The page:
Dr. Alex Mavroeidi's research focuses in optimising lifestyle factors (mainly physical activity) that might influence musculoskeletal diseases. Data from 1254 postmenopausal women that took part in the North of Scotland Osteoporosis Study (NOSOS) revealed that higher levels of habitual physical activity are associated with stronger bones (bone mineral density). This was an important finding, as although well-constructed exercise programmes have been shown to have an osteogenic effect we know that such interventions have poor adherence rates in the long term by older adults. As such, aiming to increase habitual activity levels might be a more sustainable option. Her interactive bone specific physical activity questionnaire (Mavroeidi, Macdonald et al. 2004) has been used in a number of Aberdeen based cohorts and is currently the main tool of physical activity assessment in a study by the University of Bristol.

Alex is currently interested in developing novel exercise approaches (like the use of active video games e.g. ‘WiiFit’ based exercises) to promote good bone health in the elderly (e.g. reduce fall rates) in collaboration with colleagues from NHS Grampian (Dr Roy Soiza) and the epidemiology group (Dr Gareth Jones). In addition, she has just completed a systematic review and meta-analysis on the role of active video games in adult weight loss in collaboration with Dr Lorna Aucott (Medical Statistics) and Ms Fiona Stewart (Health Services Research Unit) (publication in progress).

In collaboration with other members of the group (e.g. Dr Lynne Hocking and Dr Henning Wackerhage) she has also investigated potential gene-physical activity interactions affecting bone health (in terms of BMD and falls) (Judson, Wackerhage et al. 2011) and interactions between diet-physical activities and BMD (Mavroeidi, Stewart et al. 2009).

Alex is also interested in the interplay between vitamin D (from diet and sunlight sources) and physical activity in relation to health. In collaboration with Professor Helen Macdonald she has been involved in a number of vitamin D studies (Mavroeidi, O'Neill et al. 2010; Macdonald, Mavroeidi et al. 2011; Macdonald, Mavroeidi et al. 2011), cardiovascular disease (ViCTORY) (Wood, Secombes et al. 2012) and chronic low-grade systemic inflammation (currently on-going work).


  • Barr RJ, Gregory JS, Reid DM, Aspden RM, Yoshida K, Hosie G, Silman AJ, Alesci S, Macfarlane GF (2011). Predicting osteoarthritis progression to total hip replacement: can we do better that risk factors alone using active shape modelling? Rheumatologydoi: 10.1093/rheumatology/ker382
  • Barr RJ, Macdonald HM, Stewart A, McGuigan F, Rogers A, Eastell R, Felsenberg D, Glueer CC, Roux C, Reid, DM (2010) . Association between vitamin D receptor gene polymorphisms, falls, balance and muscle power: results from two independent studies (APOSS and OPUS). Ost Int. 21457-466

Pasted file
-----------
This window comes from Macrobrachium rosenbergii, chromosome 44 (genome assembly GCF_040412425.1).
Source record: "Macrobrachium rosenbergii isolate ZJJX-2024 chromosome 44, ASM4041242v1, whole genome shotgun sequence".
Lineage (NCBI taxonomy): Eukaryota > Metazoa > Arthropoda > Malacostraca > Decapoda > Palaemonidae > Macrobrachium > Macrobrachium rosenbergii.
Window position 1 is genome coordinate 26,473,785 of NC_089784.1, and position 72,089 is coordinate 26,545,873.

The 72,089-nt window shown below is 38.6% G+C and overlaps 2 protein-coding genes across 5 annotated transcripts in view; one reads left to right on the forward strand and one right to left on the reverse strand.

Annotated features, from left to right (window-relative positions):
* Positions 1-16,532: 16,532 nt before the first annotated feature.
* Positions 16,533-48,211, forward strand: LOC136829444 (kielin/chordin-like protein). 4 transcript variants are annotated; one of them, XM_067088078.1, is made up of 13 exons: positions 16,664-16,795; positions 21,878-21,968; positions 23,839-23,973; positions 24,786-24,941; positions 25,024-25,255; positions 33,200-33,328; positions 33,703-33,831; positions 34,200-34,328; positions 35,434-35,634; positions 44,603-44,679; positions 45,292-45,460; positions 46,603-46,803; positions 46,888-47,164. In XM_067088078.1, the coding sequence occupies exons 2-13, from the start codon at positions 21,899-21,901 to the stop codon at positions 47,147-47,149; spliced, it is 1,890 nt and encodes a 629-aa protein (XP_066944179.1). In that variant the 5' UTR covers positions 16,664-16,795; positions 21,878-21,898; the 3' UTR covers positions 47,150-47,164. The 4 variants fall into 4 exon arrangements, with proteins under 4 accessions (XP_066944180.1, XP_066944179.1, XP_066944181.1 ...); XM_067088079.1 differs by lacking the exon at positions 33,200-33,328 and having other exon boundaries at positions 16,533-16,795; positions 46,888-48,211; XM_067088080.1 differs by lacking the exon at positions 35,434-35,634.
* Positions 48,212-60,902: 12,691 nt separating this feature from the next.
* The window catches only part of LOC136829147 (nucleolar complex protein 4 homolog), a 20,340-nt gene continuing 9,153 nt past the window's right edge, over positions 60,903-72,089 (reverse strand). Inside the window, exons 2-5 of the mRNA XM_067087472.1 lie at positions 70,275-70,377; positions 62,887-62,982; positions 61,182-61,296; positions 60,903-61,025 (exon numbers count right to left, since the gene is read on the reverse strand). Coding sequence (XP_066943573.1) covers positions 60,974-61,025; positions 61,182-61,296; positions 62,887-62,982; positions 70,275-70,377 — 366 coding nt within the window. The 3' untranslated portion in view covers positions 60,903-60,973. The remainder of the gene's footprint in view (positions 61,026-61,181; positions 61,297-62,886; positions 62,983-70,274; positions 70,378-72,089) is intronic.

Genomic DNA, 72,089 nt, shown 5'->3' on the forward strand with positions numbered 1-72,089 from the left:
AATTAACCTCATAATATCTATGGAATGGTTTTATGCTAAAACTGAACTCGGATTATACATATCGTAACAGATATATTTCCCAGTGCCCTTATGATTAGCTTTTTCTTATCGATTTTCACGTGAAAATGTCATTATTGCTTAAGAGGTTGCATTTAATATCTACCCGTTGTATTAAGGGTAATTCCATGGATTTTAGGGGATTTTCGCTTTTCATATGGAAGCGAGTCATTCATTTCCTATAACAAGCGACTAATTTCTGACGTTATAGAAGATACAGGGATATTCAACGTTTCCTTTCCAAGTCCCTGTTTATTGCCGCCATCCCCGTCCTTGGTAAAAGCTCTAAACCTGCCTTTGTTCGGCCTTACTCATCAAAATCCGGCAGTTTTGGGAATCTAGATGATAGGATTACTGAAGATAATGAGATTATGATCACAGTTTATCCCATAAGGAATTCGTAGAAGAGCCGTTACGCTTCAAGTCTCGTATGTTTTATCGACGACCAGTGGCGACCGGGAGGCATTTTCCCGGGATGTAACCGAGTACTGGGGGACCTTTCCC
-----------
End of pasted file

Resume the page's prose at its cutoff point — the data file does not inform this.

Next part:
• Barr RJ, Stewart A, Torgerson DJ, Reid D.M (2010). Population screening for osteoporosis risk: A randomised control trial of medication use and fracture risk. Ost Int. 21561-568
  • Judson R, Wackerhage H, Hughes A Mavroeidi A, Barr RJ, Macdonald H, Ratkevicius A, Reid DM, Hocking L (2011). The functional ACTN3 577X variant increases the risk of falling in older females: results from two large independent cohort studies. J Gerontol A Biol Sci Med Sci. 66 (1):130-5
  • Macdonald HM, Mavroeidi A, Barr RJ, Black AJ, Fraser WD, Reid DM (2008). Vitamin D status in postmenopausal women living at higher latitudes in the UK in relation to bone health, overweight, sunlight exposure and dietary vitamin D. Bone 42 996-1003
  • Macdonald, H. M., A. Mavroeidi, et al. (2011). Skin color change in Caucasian postmenopausal women predicts summer-winter change in 25-hydroxyvitamin D: findings from the ANSAViD cohort study. J Clin Endocrinol Metab 96(6): 1677-1686
  • Macdonald, H. M., A. Mavroeidi, et al. (2011). Sunlight and dietary contributions to the seasonal vitamin D status of cohorts of healthy postmenopausal women living at northerly latitudes: a major cause for concern? Osteoporos Int 22(9): 2461-2472
  • Mavroeidi, A., H. M. Macdonald, et al. (2004). Validity and repeatability of the Aberdeen bone specific physical activity questionnaire. Osteoporos Int 15 (suppl 2): S30
  • Mavroeidi, A., F. O'Neill, et al. (2010). Seasonal 25-hydroxyvitamin D changes in British postmenopausal women at 57 degrees N and 51 degrees N: a longitudinal study. J Steroid Biochem Mol Biol 121(1-2): 459-461
  • Mavroeidi, A., A. D. Stewart, et al. (2009). Physical activity and dietary calcium interactions in bone mass in Scottish postmenopausal women. Osteoporos Int 20(3): 409-416
  • Wood, A. D., K. R. Secombes, et al. (2012). Vitamin D3 Supplementation Has No Effect on Conventional Cardiovascular Risk Factors: A Parallel-Group, Double-Blind, Placebo-Controlled RCT. J Clin Endocrinol Metab 97(10): 3557-3568